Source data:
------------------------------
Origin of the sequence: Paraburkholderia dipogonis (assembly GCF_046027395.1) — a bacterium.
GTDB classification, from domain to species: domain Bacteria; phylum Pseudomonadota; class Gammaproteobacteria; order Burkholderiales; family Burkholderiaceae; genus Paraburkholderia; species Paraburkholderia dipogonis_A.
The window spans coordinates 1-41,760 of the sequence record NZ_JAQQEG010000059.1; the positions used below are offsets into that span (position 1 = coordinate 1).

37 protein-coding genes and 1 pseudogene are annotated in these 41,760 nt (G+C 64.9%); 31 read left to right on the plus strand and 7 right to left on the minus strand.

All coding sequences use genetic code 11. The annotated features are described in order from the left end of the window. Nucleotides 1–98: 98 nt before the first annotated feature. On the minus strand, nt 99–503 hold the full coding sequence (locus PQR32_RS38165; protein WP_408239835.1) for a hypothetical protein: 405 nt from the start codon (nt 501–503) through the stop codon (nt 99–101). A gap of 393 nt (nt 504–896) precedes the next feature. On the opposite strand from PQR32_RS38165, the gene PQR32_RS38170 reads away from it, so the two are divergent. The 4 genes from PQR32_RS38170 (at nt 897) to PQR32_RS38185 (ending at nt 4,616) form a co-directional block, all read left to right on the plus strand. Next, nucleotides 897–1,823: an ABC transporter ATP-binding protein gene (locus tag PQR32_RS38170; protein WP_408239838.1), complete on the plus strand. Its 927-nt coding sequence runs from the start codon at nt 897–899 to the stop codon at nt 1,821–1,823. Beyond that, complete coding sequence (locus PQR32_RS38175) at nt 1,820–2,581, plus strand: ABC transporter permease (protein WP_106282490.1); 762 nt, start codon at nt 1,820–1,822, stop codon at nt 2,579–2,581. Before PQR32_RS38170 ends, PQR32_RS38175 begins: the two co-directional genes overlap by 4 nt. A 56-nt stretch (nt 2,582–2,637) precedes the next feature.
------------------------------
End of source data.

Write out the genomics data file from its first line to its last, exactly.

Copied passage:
Origin of the sequence: Paraburkholderia dipogonis (assembly GCF_046027395.1) — a bacterium.
GTDB classification, from domain to species: domain Bacteria; phylum Pseudomonadota; class Gammaproteobacteria; order Burkholderiales; family Burkholderiaceae; genus Paraburkholderia; species Paraburkholderia dipogonis_A.
The window spans coordinates 1-41,760 of the sequence record NZ_JAQQEG010000059.1; the positions used below are offsets into that span (position 1 = coordinate 1).

37 protein-coding genes and 1 pseudogene are annotated in these 41,760 nt (G+C 64.9%); 31 read left to right on the plus strand and 7 right to left on the minus strand.

All coding sequences use genetic code 11. The annotated features are described in order from the left end of the window. Nucleotides 1–98: 98 nt before the first annotated feature. On the minus strand, nt 99–503 hold the full coding sequence (locus PQR32_RS38165; protein WP_408239835.1) for a hypothetical protein: 405 nt from the start codon (nt 501–503) through the stop codon (nt 99–101). A gap of 393 nt (nt 504–896) precedes the next feature. On the opposite strand from PQR32_RS38165, the gene PQR32_RS38170 reads away from it, so the two are divergent. The 4 genes from PQR32_RS38170 (at nt 897) to PQR32_RS38185 (ending at nt 4,616) form a co-directional block, all read left to right on the plus strand. Next, nucleotides 897–1,823: an ABC transporter ATP-binding protein gene (locus tag PQR32_RS38170; protein WP_408239838.1), complete on the plus strand. Its 927-nt coding sequence runs from the start codon at nt 897–899 to the stop codon at nt 1,821–1,823. Beyond that, complete coding sequence (locus PQR32_RS38175) at nt 1,820–2,581, plus strand: ABC transporter permease (protein WP_106282490.1); 762 nt, start codon at nt 1,820–1,822, stop codon at nt 2,579–2,581. Before PQR32_RS38170 ends, PQR32_RS38175 begins: the two co-directional genes overlap by 4 nt. A 56-nt stretch (nt 2,582–2,637) precedes the next feature.